We used a multilevel statistical model to investigate these associations separately for positive and negative RQ. Multilevel modeling accounts for the bias in standard errors and statistical tests that result from nonindependent data and effectively handles “unbalanced” or missing data at the level of repeated observations by using all available data for participants. Inferences are valid assuming missing data are missing at random (see ). The models had two levels: within-dyad (over time) and between-dyad. Using the dyadic longitudinal approach described by , we included wives’ and husbands’ RQ in a single multilevel analysis to account for the fact that wives’ and husbands’ data were clustered within dyad. All analyses were conducted using the MIXED procedure in SAS (Version 9.1.3, 1997).

The within-dyad level of the analysis allowed each dyad’s RQ to be modeled as a function of husbands’ and wives’ anxiety. We predicted a given day’s husbands’ and wives’ RQ for a particular dyad and adjusted for number of days in the study and weekend effects. Because husbands’ anxiety may be highly associated with husbands’ evaluations of RQ, husbands’ anxiety was included to adjust for this effect. The model specified was as follows:

Yijk = (Wifeijk) × (b0w + b1wDaysik + b2wWeekendik + b3wWAnxik + b4wHAnxik + eijk) + (Husbijk) × (b0h + b1hDaysik + b2hWeekendik + b3hWAnxik + b4hHAnxik + eijk),

where Yijk is the RQ for dyad i for person j (j = 1 is wife’s report; j = 2 is husband’s report) on day k. When the outcome is the wife’s report (Wifeijk = 1 and Husbijk = 0), the first part of the model is selected and all of the b coefficients have the subscript w. Similarly, when the outcome is the husband’s report, Wifeijk = 0, Husbijk = 1, and the second part of the model is selected. Daysik is the number of days in the study; Weekendik indicates whether it is a weekend day or not; WAnxik is the wife’s report of anxiety; HAnxik is the husband’s report of anxiety; the residual components are represented by eijk. All predictor variables were within-person centered (). Finally, the approach discussed by  allowed us not only to account for dependency within individuals across time (i.e., autoregressive) but also to account for dependency within dyads (pp. 292–295).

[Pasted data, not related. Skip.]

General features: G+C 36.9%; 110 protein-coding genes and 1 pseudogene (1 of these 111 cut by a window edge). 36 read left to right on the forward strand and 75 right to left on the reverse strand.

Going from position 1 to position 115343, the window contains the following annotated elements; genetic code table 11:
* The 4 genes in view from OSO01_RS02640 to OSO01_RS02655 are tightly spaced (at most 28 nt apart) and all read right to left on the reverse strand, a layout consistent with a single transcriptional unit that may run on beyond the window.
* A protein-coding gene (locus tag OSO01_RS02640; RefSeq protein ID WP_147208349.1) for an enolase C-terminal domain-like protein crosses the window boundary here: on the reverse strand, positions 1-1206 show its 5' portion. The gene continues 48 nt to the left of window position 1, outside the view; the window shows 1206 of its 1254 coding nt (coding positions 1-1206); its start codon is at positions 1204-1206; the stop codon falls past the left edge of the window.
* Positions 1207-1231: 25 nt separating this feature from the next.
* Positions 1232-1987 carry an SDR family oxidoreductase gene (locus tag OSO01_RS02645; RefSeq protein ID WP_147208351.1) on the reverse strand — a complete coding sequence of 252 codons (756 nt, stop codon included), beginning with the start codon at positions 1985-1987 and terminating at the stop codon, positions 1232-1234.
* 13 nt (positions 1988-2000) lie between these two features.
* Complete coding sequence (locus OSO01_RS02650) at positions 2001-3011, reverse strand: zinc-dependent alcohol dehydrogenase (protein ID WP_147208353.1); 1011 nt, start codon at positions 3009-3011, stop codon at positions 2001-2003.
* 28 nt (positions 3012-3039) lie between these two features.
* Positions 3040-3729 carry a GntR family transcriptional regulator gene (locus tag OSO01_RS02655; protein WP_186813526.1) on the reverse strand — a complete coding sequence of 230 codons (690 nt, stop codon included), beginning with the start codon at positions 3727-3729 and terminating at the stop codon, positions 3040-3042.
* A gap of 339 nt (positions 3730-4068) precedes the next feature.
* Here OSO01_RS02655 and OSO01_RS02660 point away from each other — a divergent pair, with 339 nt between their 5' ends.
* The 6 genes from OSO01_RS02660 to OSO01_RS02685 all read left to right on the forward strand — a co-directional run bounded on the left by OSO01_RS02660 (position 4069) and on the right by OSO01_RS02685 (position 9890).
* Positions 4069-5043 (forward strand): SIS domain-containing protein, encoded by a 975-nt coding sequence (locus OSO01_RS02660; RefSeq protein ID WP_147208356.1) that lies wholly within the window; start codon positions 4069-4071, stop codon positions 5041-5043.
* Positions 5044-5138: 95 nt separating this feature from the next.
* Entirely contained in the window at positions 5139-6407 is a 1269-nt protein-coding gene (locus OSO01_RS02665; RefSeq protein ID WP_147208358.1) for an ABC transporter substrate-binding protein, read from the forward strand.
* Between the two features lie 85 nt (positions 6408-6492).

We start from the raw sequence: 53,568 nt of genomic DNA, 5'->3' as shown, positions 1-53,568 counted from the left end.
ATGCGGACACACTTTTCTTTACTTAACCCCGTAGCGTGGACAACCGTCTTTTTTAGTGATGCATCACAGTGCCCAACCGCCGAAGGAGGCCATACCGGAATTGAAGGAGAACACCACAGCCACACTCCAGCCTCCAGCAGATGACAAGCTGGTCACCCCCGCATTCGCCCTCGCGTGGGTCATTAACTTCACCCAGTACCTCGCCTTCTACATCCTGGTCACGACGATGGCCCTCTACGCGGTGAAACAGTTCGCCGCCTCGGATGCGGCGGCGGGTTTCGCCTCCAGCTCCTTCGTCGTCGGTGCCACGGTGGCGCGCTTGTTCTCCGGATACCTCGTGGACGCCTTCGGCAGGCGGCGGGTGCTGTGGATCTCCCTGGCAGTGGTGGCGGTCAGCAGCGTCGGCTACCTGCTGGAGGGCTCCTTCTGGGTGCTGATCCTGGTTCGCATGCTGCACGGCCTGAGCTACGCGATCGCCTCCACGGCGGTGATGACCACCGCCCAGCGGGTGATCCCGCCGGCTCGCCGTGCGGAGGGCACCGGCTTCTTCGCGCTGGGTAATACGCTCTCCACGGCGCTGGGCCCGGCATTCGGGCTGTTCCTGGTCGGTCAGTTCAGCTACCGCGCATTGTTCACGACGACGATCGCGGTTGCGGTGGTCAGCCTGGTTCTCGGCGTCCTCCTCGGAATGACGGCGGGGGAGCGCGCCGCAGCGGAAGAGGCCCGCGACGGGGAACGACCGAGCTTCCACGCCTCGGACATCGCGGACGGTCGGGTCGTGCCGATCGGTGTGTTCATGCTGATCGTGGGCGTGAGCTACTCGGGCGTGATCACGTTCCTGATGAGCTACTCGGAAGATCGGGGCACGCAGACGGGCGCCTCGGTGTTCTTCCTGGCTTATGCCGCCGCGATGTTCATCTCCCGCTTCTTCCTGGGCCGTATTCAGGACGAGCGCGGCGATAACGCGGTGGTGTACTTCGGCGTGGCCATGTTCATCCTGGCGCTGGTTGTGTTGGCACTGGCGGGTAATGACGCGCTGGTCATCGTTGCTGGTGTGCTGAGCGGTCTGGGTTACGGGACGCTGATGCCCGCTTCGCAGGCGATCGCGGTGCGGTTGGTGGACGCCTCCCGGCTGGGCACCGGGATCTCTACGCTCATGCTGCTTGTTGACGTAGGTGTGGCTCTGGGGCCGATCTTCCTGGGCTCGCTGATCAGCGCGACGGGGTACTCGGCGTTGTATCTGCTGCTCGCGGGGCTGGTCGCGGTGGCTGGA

The between-dyad level of this analysis modeled individual differences in the coefficients specified in Equation 1. We fit a model that considered intercepts for both wives’ and husbands’ reports of RQ to be random (i.e., varying across persons). In addition, slope of day on wives’ RQ (b1w), slope of wives’ anxiety on wives’ RQ (b3w), and slope of husbands’ anxiety on husbands’ RQ (b4h) were modeled to be random for the positive RQ analysis; slope of husbands’ anxiety on husbands’ RQ (64h) was modeled to be random for the negative RQ analysis.1 Random effects were tested using the nested comparison of likelihood ratio (, p. 119).

Table 3 presents results for both wives’ and husbands’ reports of positive RQ.2 Only variables of interest are reported here. Wives’ anxiety was not associated with their own positive RQ, b3w = −0.03, t(32) = −0.89, ns, but was significantly associated with husbands’ positive RQ, b3h = −0.14, t(32) = −3.05, p < .01. Specifically, on days when wives experienced higher anxiety, husbands reported less positive relationship quality. There was no significant variation around these effects.

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